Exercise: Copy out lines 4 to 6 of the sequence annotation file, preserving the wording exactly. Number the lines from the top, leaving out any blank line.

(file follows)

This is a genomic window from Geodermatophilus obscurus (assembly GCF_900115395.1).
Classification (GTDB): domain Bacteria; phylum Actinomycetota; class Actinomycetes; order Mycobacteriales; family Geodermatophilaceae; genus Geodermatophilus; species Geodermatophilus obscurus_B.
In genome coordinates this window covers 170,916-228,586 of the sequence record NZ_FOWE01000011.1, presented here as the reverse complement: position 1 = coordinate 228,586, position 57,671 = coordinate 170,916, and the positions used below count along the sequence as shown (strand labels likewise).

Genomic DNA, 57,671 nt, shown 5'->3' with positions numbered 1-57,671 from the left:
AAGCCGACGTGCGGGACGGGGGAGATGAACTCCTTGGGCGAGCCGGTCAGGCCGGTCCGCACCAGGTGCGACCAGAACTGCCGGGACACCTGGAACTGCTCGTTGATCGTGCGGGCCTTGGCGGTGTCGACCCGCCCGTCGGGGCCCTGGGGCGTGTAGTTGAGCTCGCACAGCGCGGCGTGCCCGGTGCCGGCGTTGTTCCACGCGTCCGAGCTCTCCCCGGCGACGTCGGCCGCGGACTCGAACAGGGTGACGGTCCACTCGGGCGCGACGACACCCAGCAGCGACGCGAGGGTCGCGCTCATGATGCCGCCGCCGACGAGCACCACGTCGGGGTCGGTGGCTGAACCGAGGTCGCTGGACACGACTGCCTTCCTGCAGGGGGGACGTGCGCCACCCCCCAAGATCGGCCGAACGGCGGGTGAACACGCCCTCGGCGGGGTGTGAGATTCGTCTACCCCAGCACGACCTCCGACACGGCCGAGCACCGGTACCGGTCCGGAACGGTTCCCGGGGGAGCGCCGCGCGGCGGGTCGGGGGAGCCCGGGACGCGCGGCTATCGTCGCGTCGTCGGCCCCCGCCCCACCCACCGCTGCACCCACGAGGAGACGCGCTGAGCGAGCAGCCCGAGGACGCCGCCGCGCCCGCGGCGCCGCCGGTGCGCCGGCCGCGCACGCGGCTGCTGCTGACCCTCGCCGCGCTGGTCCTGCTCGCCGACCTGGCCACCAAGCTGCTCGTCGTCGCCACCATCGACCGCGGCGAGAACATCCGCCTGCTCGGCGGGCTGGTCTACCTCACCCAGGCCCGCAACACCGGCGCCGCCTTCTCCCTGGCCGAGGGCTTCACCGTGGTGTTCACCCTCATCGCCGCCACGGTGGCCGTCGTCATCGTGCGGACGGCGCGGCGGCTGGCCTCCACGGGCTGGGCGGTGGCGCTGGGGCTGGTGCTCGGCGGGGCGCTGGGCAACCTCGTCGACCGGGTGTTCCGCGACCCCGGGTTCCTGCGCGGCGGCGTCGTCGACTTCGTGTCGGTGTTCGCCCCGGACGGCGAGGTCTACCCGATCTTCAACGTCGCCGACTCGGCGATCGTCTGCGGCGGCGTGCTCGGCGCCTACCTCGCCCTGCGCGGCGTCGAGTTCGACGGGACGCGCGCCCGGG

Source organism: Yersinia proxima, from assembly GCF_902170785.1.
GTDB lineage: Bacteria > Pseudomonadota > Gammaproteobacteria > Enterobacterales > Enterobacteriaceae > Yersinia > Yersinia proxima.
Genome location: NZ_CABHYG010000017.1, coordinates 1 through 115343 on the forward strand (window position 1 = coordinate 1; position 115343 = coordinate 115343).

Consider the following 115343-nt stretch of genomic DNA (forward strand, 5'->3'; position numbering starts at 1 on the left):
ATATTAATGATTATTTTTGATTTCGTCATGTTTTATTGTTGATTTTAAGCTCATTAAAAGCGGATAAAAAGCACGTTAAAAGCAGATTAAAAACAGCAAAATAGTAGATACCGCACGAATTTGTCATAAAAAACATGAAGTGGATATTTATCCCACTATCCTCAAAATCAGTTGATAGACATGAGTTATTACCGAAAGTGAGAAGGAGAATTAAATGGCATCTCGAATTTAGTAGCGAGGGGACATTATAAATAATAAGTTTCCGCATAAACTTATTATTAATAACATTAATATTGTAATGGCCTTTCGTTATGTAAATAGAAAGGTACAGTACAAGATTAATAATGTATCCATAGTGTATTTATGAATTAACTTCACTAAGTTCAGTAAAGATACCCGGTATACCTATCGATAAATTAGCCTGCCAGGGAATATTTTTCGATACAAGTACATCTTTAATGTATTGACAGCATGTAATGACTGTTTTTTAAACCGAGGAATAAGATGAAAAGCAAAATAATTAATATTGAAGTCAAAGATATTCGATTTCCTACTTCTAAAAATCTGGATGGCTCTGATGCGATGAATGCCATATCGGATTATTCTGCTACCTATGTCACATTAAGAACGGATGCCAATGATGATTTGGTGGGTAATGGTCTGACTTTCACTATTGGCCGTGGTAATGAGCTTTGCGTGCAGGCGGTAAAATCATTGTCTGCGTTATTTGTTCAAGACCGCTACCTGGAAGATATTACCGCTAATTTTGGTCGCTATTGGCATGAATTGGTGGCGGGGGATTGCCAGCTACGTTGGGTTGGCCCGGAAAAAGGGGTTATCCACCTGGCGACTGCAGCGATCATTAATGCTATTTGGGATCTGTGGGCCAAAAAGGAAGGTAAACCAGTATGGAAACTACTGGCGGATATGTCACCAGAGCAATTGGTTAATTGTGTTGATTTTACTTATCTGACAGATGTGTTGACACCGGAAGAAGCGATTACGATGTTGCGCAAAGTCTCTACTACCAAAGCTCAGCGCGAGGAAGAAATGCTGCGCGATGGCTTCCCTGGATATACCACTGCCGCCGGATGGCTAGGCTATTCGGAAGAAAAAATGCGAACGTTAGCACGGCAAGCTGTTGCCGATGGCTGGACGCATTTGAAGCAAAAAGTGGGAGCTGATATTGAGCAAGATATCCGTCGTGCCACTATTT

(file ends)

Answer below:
Genomic DNA, 57,671 nt, shown 5'->3' with positions numbered 1-57,671 from the left:
AAGCCGACGTGCGGGACGGGGGAGATGAACTCCTTGGGCGAGCCGGTCAGGCCGGTCCGCACCAGGTGCGACCAGAACTGCCGGGACACCTGGAACTGCTCGTTGATCGTGCGGGCCTTGGCGGTGTCGACCCGCCCGTCGGGGCCCTGGGGCGTGTAGTTGAGCTCGCACAGCGCGGCGTGCCCGGTGCCGGCGTTGTTCCACGCGTCCGAGCTCTCCCCGGCGACGTCGGCCGCGGACTCGAACAGGGTGACGGTCCACTCGGGCGCGACGACACCCAGCAGCGACGCGAGGGTCGCGCTCATGATGCCGCCGCCGACGAGCACCACGTCGGGGTCGGTGGCTGAACCGAGGTCGCTGGACACGACTGCCTTCCTGCAGGGGGGACGTGCGCCACCCCCCAAGATCGGCCGAACGGCGGGTGAACACGCCCTCGGCGGGGTGTGAGATTCGTCTACCCCAGCACGACCTCCGACACGGCCGAGCACCGGTACCGGTCCGGAACGGTTCCCGGGGGAGCGCCGCGCGGCGGGTCGGGGGAGCCCGGGACGCGCGGCTATCGTCGCGTCGTCGGCCCCCGCCCCACCCACCGCTGCACCCACGAGGAGACGCGCTGAGCGAGCAGCCCGAGGACGCCGCCGCGCCCGCGGCGCCGCCGGTGCGCCGGCCGCGCACGCGGCTGCTGCTGACCCTCGCCGCGCTGGTCCTGCTCGCCGACCTGGCCACCAAGCTGCTCGTCGTCGCCACCATCGACCGCGGCGAGAACATCCGCCTGCTCGGCGGGCTGGTCTACCTCACCCAGGCCCGCAACACCGGCGCCGCCTTCTCCCTGGCCGAGGGCTTCACCGTGGTGTTCACCCTCATCGCCGCCACGGTGGCCGTCGTCATCGTGCGGACGGCGCGGCGGCTGGCCTCCACGGGCTGGGCGGTGGCGCTGGGGCTGGTGCTCGGCGGGGCGCTGGGCAACCTCGTCGACCGGGTGTTCCGCGACCCCGGGTTCCTGCGCGGCGGCGTCGTCGACTTCGTGTCGGTGTTCGCCCCGGACGGCGAGGTCTACCCGATCTTCAACGTCGCCGACTCGGCGATCGTCTGCGGCGGCGTGCTCGGCGCCTACCTCGCCCTGCGCGGCGTCGAGTTCGACGGGACGCGCGCCCGGG

Source organism: Yersinia proxima, from assembly GCF_902170785.1.